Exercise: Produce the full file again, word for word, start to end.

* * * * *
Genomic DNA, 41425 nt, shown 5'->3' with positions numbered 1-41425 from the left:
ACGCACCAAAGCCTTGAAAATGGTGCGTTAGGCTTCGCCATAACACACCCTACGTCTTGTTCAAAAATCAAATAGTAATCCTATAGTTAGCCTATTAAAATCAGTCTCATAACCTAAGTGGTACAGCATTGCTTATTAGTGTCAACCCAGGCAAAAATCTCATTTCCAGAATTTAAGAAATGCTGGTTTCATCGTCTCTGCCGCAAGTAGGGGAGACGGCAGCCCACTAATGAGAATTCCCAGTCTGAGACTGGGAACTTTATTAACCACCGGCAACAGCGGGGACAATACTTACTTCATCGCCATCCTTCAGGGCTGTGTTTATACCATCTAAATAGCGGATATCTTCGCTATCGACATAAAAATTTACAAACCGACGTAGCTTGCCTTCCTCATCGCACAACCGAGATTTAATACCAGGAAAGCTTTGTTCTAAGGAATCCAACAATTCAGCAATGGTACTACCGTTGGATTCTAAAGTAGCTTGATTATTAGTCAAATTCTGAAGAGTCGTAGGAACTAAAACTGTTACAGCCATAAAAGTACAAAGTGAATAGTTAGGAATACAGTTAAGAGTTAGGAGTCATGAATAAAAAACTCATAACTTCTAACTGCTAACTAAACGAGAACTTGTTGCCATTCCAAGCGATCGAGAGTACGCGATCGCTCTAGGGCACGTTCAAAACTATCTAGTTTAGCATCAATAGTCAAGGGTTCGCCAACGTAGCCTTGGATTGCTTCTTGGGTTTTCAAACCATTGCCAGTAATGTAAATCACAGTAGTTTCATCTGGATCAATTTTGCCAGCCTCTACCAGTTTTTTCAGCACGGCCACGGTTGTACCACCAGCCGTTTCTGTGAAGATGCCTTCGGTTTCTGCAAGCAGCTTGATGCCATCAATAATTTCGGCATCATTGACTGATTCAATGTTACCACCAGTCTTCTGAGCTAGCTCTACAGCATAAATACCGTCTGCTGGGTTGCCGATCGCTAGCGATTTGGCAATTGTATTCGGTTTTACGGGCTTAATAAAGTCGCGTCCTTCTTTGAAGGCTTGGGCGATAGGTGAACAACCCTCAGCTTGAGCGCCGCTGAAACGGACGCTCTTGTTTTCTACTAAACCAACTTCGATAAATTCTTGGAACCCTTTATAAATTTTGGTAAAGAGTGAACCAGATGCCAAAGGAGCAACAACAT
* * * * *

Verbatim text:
Genomic DNA, 41425 nt, shown 5'->3' with positions numbered 1-41425 from the left:
ACGCACCAAAGCCTTGAAAATGGTGCGTTAGGCTTCGCCATAACACACCCTACGTCTTGTTCAAAAATCAAATAGTAATCCTATAGTTAGCCTATTAAAATCAGTCTCATAACCTAAGTGGTACAGCATTGCTTATTAGTGTCAACCCAGGCAAAAATCTCATTTCCAGAATTTAAGAAATGCTGGTTTCATCGTCTCTGCCGCAAGTAGGGGAGACGGCAGCCCACTAATGAGAATTCCCAGTCTGAGACTGGGAACTTTATTAACCACCGGCAACAGCGGGGACAATACTTACTTCATCGCCATCCTTCAGGGCTGTGTTTATACCATCTAAATAGCGGATATCTTCGCTATCGACATAAAAATTTACAAACCGACGTAGCTTGCCTTCCTCATCGCACAACCGAGATTTAATACCAGGAAAGCTTTGTTCTAAGGAATCCAACAATTCAGCAATGGTACTACCGTTGGATTCTAAAGTAGCTTGATTATTAGTCAAATTCTGAAGAGTCGTAGGAACTAAAACTGTTACAGCCATAAAAGTACAAAGTGAATAGTTAGGAATACAGTTAAGAGTTAGGAGTCATGAATAAAAAACTCATAACTTCTAACTGCTAACTAAACGAGAACTTGTTGCCATTCCAAGCGATCGAGAGTACGCGATCGCTCTAGGGCACGTTCAAAACTATCTAGTTTAGCATCAATAGTCAAGGGTTCGCCAACGTAGCCTTGGATTGCTTCTTGGGTTTTCAAACCATTGCCAGTAATGTAAATCACAGTAGTTTCATCTGGATCAATTTTGCCAGCCTCTACCAGTTTTTTCAGCACGGCCACGGTTGTACCACCAGCCGTTTCTGTGAAGATGCCTTCGGTTTCTGCAAGCAGCTTGATGCCATCAATAATTTCGGCATCATTGACTGATTCAATGTTACCACCAGTCTTCTGAGCTAGCTCTACAGCATAAATACCGTCTGCTGGGTTGCCGATCGCTAGCGATTTGGCAATTGTATTCGGTTTTACGGGCTTAATAAAGTCGCGTCCTTCTTTGAAGGCTTGGGCGATAGGTGAACAACCCTCAGCTTGAGCGCCGCTGAAACGGACGCTCTTGTTTTCTACTAAACCAACTTCGATAAATTCTTGGAACCCTTTATAAATTTTGGTAAAGAGTGAACCAGATGCCAAAGGAGCAACAACAT